record, shown in FIG. 7, includes message status table 700, trace tables I and II (720
and 740) and call delivery table 770. SU 123 plays a welcoming announcement 801
10 (interruptible by the user entering digits on the touch-tone phone) and prompts the
caller for a card number (step 203). A Server 131 of an SU 123 unit collects DTM~
digits representing the caller's billing code (e.g., billing credit card number). If the
proper number of billing code digits is ob~ained, SU 123, in step ~04, sends a billing
code validation request over LAN 124, to validation processes on either the AUs 126
15 or the SUs 123 (for overfiowing AT&T cards traffic only) or the DBU 125 for
commercial credit cards. The number and forrnat of these billing code digits arechecked against entries in table 801, which lists the various AT&T Calling Cardsand commercial credit cards, to determine which billing service is to validate the
A commercial credit card validation ne~work 165 (e.g., National Data
Corporation) is used to validate commercial credit cards. The validation requests are
handled by DBtJ 125. When a commercial credit card number is received, the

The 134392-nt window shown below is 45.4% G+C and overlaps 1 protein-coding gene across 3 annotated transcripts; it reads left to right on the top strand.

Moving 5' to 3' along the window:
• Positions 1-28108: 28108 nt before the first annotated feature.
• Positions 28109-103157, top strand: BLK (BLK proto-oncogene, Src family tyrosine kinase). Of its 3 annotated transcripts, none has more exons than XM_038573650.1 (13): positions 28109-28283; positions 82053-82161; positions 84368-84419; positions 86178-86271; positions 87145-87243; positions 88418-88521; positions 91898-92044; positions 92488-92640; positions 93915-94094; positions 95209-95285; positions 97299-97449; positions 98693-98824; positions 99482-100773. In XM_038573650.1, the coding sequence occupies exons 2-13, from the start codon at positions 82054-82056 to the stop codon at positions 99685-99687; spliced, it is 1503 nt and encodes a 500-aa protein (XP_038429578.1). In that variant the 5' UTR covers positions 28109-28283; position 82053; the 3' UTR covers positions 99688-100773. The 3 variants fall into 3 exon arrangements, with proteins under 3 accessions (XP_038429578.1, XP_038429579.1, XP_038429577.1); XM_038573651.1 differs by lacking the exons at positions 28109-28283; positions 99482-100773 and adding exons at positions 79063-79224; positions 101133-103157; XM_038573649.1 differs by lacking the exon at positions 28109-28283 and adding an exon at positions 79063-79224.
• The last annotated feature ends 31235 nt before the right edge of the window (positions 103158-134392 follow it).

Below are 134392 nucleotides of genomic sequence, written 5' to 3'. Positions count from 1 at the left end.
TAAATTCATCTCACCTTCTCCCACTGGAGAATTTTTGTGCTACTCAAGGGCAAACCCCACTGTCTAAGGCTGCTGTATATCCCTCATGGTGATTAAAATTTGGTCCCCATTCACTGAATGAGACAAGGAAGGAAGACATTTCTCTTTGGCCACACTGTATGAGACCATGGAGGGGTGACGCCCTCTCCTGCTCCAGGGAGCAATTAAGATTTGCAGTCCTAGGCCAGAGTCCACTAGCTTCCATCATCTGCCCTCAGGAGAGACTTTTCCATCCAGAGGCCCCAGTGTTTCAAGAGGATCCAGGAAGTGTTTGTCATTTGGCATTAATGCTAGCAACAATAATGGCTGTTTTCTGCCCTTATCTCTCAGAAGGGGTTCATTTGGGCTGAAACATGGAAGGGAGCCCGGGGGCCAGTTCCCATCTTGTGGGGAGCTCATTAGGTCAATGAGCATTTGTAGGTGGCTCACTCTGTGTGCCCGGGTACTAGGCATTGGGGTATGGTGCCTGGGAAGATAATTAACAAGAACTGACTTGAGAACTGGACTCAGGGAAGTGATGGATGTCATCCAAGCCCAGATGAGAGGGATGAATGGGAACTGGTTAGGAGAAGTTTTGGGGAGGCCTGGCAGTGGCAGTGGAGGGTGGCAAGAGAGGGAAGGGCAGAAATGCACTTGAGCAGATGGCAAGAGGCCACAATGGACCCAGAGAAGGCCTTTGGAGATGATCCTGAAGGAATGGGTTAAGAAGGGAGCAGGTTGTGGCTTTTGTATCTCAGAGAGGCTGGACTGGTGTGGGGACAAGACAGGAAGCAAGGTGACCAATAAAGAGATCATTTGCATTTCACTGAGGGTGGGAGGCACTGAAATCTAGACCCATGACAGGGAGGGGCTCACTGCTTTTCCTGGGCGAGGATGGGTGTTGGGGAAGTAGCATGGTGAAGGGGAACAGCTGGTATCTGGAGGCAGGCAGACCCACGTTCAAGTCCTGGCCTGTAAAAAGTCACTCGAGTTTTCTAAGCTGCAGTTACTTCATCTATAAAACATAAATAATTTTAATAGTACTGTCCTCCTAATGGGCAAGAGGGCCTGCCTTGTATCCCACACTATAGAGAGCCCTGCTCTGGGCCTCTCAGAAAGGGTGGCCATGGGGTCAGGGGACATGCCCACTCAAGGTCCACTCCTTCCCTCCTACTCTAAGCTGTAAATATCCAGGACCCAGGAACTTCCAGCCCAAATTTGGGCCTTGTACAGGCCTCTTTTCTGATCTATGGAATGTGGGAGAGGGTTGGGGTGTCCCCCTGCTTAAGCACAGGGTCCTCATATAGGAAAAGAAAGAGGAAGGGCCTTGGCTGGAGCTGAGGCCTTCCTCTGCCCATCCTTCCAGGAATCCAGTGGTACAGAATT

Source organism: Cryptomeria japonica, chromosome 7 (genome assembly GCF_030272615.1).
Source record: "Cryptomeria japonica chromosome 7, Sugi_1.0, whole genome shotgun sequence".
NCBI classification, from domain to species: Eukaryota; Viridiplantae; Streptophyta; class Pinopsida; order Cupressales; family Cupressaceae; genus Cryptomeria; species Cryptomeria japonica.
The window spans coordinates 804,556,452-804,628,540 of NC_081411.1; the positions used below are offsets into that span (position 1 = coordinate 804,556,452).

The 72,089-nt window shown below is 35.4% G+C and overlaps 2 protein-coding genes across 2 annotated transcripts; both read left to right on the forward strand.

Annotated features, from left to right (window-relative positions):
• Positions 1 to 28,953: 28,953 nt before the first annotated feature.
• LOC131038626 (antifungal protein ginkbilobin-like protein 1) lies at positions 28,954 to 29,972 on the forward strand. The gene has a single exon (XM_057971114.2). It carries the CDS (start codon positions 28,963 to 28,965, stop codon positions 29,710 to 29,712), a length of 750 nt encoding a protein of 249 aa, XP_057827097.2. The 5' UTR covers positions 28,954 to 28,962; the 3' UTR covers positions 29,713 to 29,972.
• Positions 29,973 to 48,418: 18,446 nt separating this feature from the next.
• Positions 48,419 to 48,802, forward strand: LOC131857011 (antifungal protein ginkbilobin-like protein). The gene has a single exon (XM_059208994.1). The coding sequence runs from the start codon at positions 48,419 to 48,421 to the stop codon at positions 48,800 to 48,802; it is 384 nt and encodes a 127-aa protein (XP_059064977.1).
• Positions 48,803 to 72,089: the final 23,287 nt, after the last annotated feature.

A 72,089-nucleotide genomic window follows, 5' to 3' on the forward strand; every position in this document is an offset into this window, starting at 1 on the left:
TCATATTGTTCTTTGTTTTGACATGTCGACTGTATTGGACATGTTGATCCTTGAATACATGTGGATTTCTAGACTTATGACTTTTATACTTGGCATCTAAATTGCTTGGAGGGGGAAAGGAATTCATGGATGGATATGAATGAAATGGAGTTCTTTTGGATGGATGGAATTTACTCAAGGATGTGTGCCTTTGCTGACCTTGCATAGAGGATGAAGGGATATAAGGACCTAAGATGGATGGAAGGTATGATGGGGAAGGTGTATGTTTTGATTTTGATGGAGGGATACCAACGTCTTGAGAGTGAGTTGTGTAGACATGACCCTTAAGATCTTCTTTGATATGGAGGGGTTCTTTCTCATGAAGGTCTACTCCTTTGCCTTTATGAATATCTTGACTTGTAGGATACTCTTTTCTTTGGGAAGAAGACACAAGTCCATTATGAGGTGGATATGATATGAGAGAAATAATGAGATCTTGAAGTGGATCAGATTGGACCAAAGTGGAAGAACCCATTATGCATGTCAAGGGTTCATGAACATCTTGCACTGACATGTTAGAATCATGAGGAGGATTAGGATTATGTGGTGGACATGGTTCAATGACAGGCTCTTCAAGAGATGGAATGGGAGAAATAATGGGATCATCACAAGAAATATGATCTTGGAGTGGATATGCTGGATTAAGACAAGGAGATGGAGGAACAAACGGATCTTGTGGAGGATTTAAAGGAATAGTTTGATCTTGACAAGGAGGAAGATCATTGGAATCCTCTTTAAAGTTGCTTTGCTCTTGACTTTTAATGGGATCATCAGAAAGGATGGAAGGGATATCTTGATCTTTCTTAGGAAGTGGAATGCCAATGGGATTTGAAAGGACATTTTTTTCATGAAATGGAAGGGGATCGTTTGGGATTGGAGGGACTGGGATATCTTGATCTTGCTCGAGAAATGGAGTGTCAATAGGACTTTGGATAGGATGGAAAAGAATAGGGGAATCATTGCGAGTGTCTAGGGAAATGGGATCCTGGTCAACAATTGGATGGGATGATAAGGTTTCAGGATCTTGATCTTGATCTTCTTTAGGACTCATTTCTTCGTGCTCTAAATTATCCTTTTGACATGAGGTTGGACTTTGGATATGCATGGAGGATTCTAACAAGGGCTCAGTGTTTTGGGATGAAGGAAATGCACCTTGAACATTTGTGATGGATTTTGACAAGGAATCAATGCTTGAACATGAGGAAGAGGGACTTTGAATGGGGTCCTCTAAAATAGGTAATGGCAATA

Server 131 of an SU 123 requests DBU 125 to initiate the validation procedure.
DBU 125 dials out over a port circuit to the appropriate validation network and
25 sends the card number, expiration date, and the authorized amount through ~heconnection. The credit card validation network (Fig. 1) translates the data and then
sends the data to a bank database to validate the number. If a card number is valid,
an authorization code will be sent back to DBU 125. If the number is not valid, an
explanation of why it is not valid will be sent back. Once the dial-up port is ~`
30 connected, mul~ple requests can be sent for validation.
Validation of AT&T Calling Cards will be done via the inward ~`
validation method to a TSPS/OSPS 155 which queries a BVA Database of NCP 159
for a validfinvalid response. The communication path involves facility 160, of fice
154, facility 164, office 112, facility 164, office 154, TSPS 155, facility 156, STP
35 157, facility 158 and NCP 159.